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Stephen R. Planck, Jordan J. Allensworth, James T. Rosenbaum, Holly L. Rosenzweig; Analysis of the Differential Potential of TLRs to Elicit Uveitis in Mice. Invest. Ophthalmol. Vis. Sci. 2011;52(14):2269.
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Toll-like receptors (TLRs) are critical to host defense and innate immunity. Not only are TLRs important in microbial defense but emerging evidence supports their role in many chronic, inflammatory diseases. The eye is uniquely sensitive to the TLR4 agonist, LPS, and LPS-induced uveitis has been well-established in various rodent models. How activation of other TLRs may influence the onset and/or severity of uveitis has not been thoroughly examined. Here, we systematically examined the inflammatory potential of 9 TLRs (TLR1/2, TLR2/6, TLR3, TLR4, TLR5, TLR7/8, and TLR9) for their ability to trigger uveitis in mice.
Female, age-matched BALB/c mice were administered intravitreal injections of the following synthetic TLR agonists: Pam3CSK4 (TLR2/1), FSL-1 (TLR2/6), Poly(I:C) (TLR3), lipid A (TLR4), flagellin (TLR5), R848 (TLR7/8) and CpG ODN (TLR9). The contralateral eye was intravitreally injected with saline or appropriate peptide or nucleic acid controls. The leukocytic response within the vasculature and extravascular tissue of the iris was assessed using intravital videomicroscopy over the first 24 h following injections. The inflammatory potential of TLR agonists was also assessed in iris or retina explant cultures. Cytokine production within the supernatants was then quantified by Luminex-ELISA at 24 h post stimulation.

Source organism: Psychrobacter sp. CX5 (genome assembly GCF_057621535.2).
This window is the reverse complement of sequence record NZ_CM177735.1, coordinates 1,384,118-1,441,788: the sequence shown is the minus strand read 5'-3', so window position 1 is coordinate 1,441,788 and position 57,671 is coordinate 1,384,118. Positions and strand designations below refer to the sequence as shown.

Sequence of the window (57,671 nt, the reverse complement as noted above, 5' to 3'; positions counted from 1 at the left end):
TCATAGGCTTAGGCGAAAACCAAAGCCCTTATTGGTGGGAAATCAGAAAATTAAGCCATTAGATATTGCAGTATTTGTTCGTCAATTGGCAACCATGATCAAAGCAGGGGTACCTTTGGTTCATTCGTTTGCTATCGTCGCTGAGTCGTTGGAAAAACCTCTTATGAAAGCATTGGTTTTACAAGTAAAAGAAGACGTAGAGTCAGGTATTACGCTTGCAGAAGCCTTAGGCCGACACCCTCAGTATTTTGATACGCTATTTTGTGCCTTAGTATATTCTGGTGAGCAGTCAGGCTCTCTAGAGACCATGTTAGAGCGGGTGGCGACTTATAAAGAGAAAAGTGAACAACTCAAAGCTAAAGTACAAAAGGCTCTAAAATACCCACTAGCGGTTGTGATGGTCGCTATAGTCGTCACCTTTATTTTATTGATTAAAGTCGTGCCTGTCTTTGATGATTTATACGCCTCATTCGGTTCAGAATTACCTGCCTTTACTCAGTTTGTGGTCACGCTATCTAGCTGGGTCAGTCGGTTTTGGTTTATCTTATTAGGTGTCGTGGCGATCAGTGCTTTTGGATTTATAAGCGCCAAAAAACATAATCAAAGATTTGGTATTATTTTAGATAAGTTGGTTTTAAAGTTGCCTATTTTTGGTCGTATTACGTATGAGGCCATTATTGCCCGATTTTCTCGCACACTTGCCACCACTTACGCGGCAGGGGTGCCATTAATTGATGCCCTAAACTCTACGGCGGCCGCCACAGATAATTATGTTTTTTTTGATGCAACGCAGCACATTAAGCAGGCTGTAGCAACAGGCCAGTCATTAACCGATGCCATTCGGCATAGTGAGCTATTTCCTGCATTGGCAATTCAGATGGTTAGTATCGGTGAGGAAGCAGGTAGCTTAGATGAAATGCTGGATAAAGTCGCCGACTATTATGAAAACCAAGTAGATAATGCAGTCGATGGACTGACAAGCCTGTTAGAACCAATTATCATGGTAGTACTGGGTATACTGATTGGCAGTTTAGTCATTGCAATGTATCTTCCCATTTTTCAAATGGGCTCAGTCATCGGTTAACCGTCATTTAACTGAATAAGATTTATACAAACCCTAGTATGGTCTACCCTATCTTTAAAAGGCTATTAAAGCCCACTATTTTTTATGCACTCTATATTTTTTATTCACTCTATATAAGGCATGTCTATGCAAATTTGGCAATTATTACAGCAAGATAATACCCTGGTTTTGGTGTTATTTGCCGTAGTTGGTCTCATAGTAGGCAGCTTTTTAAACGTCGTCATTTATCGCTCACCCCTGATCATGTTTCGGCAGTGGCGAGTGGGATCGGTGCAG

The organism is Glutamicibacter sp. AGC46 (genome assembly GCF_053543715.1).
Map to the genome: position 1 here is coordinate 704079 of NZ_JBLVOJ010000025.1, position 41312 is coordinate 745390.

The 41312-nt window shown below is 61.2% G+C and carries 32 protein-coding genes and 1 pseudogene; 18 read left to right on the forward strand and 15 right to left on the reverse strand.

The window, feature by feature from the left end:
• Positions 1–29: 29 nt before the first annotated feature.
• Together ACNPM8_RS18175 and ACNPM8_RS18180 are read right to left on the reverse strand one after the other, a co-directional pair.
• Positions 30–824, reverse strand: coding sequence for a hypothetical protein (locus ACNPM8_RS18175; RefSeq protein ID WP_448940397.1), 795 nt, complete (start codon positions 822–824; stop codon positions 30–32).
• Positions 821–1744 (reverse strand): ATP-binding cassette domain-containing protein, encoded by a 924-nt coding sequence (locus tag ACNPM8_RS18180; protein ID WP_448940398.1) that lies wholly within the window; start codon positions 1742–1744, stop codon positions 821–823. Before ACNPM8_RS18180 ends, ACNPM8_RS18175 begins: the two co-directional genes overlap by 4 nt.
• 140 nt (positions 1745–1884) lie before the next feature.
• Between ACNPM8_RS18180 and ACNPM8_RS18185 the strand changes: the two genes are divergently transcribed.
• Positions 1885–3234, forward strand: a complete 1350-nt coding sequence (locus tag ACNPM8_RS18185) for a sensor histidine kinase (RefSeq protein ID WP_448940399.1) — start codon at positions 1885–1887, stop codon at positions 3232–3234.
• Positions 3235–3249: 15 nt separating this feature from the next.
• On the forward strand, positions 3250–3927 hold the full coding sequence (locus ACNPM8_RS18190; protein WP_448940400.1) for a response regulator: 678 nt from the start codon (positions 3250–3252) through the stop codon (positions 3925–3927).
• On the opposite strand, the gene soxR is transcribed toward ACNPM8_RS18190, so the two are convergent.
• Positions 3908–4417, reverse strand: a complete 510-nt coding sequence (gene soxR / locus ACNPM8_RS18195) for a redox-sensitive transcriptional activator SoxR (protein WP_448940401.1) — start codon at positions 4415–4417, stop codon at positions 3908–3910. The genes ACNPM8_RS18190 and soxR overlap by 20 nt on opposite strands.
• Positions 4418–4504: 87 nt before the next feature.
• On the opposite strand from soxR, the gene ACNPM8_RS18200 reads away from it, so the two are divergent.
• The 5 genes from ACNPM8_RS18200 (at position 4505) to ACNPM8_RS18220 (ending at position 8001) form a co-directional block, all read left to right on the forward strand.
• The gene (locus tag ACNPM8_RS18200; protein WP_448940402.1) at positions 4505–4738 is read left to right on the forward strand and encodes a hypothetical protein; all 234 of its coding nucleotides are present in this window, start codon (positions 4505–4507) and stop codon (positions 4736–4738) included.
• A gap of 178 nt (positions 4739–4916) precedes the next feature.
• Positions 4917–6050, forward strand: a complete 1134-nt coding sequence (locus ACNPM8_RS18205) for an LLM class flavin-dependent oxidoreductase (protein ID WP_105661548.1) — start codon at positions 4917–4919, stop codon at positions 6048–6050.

Iris or retina explants directly stimulated with various TLR agonists demonstrated marked increase in production of inflammatory cytokines (IL-6, IP-10/CXCL10, KC, MCP-1, and RANTES) but relatively little production of IFNγ, IL-12p70, IL-10, IL-1β, IL-4 or TNFα). Some unique cytokine profiles were noted. For example Poly(I:C) (TLR3 agonist) triggered greater amounts of IP-10 production compared to TLR2 agonists (Pam3CSK4 or FSL1). Overall, iris tissue was more sensitive to TLR stimulation than retina tissue. Despite the ability of all TLR agonists tested to elicit cytokine production in iris explants, the inflammatory potential of TLR agonists differed greatly when administered locally to the eye. For example, Poly(I:C) (TLR3 agonist) was a very poor trigger of uveitis compared to CpG ODN (TLR9 agonist), lipid A (TLR4 agonist) or TLR2 agonists.
Our data provide insight into how activation of different TLRs may predispose to uveitis in mice. Intriguingly, despite comparable TLR-triggered cytokine production in vitro, the in vivo responses were more variable.
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